The Log4j vulnerability continues to present a major threat to enterprise organizations one year after the Apache Software Foundation disclosed it last November — even though the number of publicly disclosed attacks targeting the flaw itself has been less than many might have initially expected.
A high percentage of systems still remain unpatched against the flaw, and organizations face challenges in finding and remediating the issue and then preventing the flaw from being reintroduced into the environment, security researchers say.
“The fact that Log4j is used in [nearly] 64% of Java applications and only 50% of those have updated to a fully fixed version means attackers will continue to target it,” says David Lindner, CISO at Contrast Security. “At least for now, attackers continue to have a field day in finding paths to exploit through Log4j.”
Multiple Attacks But Fewer Than Expected
The Log4j flaw (CVE-2021-44228), commonly referred to as Log4Shell, exists in Log4j’s Java Naming and Directory Interface (JNDI) function for data storage and retrieval. It gives remote attackers a trivially easy way to take control of vulnerable systems — a problem given that Log4J is used in virtually every Java application environment. Security researchers consider it as one of the most significant vulnerabilities in recent years because of its prevalence and the relative ease with which attackers can exploit it.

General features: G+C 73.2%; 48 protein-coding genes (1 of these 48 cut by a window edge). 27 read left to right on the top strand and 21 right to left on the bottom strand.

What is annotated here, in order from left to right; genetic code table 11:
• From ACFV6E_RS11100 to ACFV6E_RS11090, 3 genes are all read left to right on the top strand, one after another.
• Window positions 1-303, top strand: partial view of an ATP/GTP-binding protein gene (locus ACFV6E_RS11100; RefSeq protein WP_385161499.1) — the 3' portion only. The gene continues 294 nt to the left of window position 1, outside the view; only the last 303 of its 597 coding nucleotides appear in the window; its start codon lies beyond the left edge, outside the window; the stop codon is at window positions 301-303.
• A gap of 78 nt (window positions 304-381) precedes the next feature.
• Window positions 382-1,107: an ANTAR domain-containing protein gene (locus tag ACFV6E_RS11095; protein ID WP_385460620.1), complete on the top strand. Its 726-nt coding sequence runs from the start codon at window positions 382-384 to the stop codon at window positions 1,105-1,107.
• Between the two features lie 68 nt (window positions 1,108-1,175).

Over the past year, there have been numerous reports about threat actors targeting the flaw as a way to gain initial access into a target network. Many of these attacks have involved nation-state-backed advanced persistent threat (APT) groups from China, North Korea, Iran, and other countries. In November, for instance, the US Cybersecurity and Infrastructure Security Agency (CISA) warned about an Iran-government-backed APT group exploiting the Log4j vulnerability in an unpatched VMware Horizon server to deploy cryptomining software and credential harvesters on a federal network.
The warning was similar to one from Fortinet in March about Chinese threat actor Deep Panda using the identical vector to deploy a backdoor on target systems and another from Ahn Labs about North Korea’s Lazarus Group distributing its own backdoor the same way. Others such as Microsoft have also reported observing state actors such as Iran’s Phosphorous group and China’s Hafnium threat actor using Log4 to drop reverse shells on infected systems.